Free trade is one the polarizing issues magnified during the Presidential race. It is viewed as one of the pillars of capitalism. Ironically, the first meaningful free trade agreement signed by the U.S. and an impoverished nation was the North American Free Trade Agreement (NAFTA). NAFTA was signed by President Clinton with Mexico and Canada in 1993[i].

The dilemma posed by such agreements is that they pit the vitality of an economy against its workers, who face the prospects of being replaced by cheaper off-shore labor.  Economists such as Paul Krugman suggest that knowledge workers prosper as a result of free trade, at the expense of non-skilled workers. While Median Household Income for high school educated workers has dropped since 1980 (when adjusted for inflation and before recent minimum wage increases), income for college-educated workers have risen about 10%.

In effect, the U.S. has engaged in exporting our knowledge and technology, in exchange for the right to import cheap labor. Within five years of NAFTA, the U.S. built a $23 Billion trade imbalance with Mexico. The collapse of the Peso and other foreign currencies has exacerbated our trade deficits.

On its face, there is an argument to be made that free trade stimulates wage inflation more abroad than at home. Chinese wages are on the rise, at a time when U.S. wages have stagnated. And if these issues are not controversial enough, the loss of U.S. manufacturing jobs puts people in a tizzy, even though the US decline in manufacturing jobs is on par with a global reduction in manufacturing labor spending.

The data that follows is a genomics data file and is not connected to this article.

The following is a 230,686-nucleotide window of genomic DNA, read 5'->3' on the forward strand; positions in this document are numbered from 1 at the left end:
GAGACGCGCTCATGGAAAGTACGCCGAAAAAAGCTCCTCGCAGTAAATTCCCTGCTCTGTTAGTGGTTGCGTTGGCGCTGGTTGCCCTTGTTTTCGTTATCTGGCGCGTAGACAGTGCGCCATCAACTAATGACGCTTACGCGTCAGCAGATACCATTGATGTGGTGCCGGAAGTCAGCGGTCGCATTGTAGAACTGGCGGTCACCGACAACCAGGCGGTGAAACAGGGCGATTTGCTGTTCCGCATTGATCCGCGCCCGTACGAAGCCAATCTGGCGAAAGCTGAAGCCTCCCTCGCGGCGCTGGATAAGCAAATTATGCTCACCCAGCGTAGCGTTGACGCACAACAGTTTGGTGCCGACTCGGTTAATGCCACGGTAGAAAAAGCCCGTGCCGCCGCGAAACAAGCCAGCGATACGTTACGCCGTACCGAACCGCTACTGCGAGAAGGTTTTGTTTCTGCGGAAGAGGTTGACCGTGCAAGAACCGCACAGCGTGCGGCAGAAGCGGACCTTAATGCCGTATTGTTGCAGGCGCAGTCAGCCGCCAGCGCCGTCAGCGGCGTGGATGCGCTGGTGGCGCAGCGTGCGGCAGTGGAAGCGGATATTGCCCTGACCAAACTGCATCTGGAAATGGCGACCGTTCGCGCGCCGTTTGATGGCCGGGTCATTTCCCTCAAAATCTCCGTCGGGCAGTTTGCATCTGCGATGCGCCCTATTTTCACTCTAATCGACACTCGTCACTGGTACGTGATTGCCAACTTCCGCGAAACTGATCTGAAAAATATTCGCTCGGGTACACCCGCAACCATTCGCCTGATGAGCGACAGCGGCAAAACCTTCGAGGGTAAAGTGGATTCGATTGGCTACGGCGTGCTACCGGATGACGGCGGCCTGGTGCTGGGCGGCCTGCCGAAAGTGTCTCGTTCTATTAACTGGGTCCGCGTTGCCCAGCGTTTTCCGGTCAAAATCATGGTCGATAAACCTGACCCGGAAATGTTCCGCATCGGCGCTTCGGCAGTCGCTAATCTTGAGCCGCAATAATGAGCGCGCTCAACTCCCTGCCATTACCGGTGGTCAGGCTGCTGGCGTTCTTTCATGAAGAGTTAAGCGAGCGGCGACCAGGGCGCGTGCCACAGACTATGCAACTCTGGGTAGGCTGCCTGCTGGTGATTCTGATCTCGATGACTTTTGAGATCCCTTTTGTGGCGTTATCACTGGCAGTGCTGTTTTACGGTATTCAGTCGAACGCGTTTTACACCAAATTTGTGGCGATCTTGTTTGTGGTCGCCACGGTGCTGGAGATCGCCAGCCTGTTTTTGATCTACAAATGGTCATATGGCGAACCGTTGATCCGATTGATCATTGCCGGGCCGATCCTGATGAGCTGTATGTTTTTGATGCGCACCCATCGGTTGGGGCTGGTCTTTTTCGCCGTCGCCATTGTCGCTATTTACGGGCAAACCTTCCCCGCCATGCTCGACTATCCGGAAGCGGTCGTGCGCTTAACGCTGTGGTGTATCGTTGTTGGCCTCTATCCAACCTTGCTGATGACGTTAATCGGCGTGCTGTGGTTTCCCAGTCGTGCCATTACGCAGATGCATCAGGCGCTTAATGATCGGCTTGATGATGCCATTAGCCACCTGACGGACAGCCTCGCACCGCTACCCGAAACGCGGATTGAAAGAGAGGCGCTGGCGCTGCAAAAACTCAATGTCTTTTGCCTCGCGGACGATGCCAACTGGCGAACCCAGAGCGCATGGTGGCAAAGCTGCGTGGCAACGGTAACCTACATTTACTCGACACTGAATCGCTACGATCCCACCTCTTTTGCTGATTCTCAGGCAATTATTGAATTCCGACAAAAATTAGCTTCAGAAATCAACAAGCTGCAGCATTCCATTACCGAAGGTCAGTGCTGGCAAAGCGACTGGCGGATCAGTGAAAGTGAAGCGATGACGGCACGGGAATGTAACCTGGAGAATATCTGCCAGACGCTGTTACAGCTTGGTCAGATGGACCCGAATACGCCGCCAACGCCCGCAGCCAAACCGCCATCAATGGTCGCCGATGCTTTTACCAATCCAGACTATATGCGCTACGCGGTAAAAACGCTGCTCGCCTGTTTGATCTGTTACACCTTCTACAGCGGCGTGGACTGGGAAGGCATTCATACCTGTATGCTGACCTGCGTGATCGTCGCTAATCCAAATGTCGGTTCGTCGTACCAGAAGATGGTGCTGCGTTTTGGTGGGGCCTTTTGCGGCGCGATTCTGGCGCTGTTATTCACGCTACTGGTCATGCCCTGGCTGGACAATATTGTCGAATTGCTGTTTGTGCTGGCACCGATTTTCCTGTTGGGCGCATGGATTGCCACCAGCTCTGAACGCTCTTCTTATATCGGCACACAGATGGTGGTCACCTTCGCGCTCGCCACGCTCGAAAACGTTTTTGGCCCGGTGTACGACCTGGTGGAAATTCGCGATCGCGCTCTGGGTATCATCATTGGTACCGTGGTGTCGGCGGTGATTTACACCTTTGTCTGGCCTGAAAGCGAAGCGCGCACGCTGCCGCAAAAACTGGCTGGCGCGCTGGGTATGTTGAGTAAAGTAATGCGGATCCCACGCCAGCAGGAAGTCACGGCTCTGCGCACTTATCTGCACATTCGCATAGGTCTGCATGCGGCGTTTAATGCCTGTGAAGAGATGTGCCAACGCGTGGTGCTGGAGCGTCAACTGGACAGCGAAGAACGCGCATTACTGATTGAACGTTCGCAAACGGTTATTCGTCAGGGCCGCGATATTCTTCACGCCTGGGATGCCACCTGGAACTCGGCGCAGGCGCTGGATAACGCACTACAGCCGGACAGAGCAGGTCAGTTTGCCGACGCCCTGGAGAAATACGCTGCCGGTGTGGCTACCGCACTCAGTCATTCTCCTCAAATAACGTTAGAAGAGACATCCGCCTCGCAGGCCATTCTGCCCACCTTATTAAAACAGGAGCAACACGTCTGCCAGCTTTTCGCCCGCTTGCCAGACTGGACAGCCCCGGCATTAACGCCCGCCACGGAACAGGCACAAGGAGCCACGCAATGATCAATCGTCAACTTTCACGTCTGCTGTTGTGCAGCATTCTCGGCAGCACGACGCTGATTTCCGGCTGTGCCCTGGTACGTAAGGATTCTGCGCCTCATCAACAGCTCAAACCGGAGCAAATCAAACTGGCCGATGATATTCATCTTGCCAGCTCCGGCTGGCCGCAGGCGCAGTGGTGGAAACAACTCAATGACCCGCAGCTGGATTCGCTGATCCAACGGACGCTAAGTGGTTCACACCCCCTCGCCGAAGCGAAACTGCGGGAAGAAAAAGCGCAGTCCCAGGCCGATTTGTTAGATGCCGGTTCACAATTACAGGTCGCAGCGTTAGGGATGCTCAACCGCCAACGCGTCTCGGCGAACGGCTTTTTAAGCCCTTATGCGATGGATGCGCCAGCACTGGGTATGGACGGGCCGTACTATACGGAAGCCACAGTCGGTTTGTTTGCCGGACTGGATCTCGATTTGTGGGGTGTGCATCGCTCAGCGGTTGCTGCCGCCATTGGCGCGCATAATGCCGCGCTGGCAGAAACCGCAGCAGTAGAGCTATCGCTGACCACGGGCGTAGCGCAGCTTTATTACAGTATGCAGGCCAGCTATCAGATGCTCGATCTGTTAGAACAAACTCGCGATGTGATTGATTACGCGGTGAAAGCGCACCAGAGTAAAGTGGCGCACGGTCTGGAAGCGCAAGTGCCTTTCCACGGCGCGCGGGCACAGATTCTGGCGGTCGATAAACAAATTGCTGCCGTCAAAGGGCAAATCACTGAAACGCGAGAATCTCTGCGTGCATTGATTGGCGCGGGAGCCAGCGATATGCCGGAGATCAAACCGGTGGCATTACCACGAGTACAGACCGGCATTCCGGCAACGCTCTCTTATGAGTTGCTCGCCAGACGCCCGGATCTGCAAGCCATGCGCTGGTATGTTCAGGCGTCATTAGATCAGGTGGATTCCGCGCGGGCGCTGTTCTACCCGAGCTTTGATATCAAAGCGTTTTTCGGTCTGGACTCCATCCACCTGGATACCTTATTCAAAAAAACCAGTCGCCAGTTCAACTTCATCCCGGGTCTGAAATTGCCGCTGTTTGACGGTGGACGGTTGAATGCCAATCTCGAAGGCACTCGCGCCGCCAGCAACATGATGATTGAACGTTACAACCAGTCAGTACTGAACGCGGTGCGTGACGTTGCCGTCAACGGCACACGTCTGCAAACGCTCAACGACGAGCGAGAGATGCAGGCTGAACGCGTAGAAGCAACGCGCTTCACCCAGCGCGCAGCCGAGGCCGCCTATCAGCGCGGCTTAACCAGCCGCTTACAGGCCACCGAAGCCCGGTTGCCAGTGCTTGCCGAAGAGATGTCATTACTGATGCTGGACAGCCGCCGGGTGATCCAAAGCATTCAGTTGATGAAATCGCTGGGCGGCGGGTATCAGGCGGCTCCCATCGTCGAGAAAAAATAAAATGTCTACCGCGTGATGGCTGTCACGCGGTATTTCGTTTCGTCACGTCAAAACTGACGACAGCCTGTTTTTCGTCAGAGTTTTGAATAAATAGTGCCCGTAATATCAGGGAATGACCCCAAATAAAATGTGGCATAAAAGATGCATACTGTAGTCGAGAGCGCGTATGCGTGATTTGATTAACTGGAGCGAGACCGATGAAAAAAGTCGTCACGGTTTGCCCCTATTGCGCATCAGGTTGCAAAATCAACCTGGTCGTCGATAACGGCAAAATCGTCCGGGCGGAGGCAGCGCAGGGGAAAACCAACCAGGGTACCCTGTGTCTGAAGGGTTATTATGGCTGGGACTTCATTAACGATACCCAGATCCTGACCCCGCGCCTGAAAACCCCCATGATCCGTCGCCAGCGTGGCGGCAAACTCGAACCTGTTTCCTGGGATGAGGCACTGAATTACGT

Economists cannot seem to agree on the net gain of free trade. But as we debate the merits of free trade, we need to view the economy as a whole, and not focus on one class or income level. Most economists agree that such agreements add to our GNP. Are we to sacrifice momentum in the economy to protect the unskilled, or should we be working to provide them new opportunities to acquire new skills? Wouldn’t it be better if everybody participated in greater economic output?

A recent Gallup poll revealed that 58% of Americans view free trade as an opportunity while 33% see it as a threat. But two-thirds would like more “restrictions” on trade and 82% would pay “a little more” for products made in the U.S.A.[ii]  Some of our clients who had off-shored to China are seeing the benefit of manufacturing close to home.

So perhaps the debate should not focus on whether we should engage in such agreements or not, but under what circumstances we are willing to trade with partners (such as China), who may not share our values, or may not be trusted to execute their part of the deal.  If countries are going to manipulate their currency, or take part in deceptive practices, there should be consequences.

The most important part of any negotiation is your willingness to walk away. Are we?


[i] Trade at what price? The Economist April 2, 2016

[ii] An Inconvenient Truth About…. by Peter Coy Bloomberg Businessweek